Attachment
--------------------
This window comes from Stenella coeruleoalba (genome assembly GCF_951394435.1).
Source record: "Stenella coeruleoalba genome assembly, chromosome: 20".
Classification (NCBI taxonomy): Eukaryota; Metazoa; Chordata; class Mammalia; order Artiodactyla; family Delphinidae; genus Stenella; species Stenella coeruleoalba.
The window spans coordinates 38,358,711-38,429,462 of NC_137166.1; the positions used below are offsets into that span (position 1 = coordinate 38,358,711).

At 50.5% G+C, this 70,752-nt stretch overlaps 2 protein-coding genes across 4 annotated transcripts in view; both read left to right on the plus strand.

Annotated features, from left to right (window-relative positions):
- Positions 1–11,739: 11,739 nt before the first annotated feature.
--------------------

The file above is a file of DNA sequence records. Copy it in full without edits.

This window comes from Stenella coeruleoalba (genome assembly GCF_951394435.1).
Source record: "Stenella coeruleoalba genome assembly, chromosome: 20".
Classification (NCBI taxonomy): Eukaryota; Metazoa; Chordata; class Mammalia; order Artiodactyla; family Delphinidae; genus Stenella; species Stenella coeruleoalba.
The window spans coordinates 38,358,711-38,429,462 of NC_137166.1; the positions used below are offsets into that span (position 1 = coordinate 38,358,711).

At 50.5% G+C, this 70,752-nt stretch overlaps 2 protein-coding genes across 4 annotated transcripts in view; both read left to right on the plus strand.

Annotated features, from left to right (window-relative positions):
- Positions 1–11,739: 11,739 nt before the first annotated feature.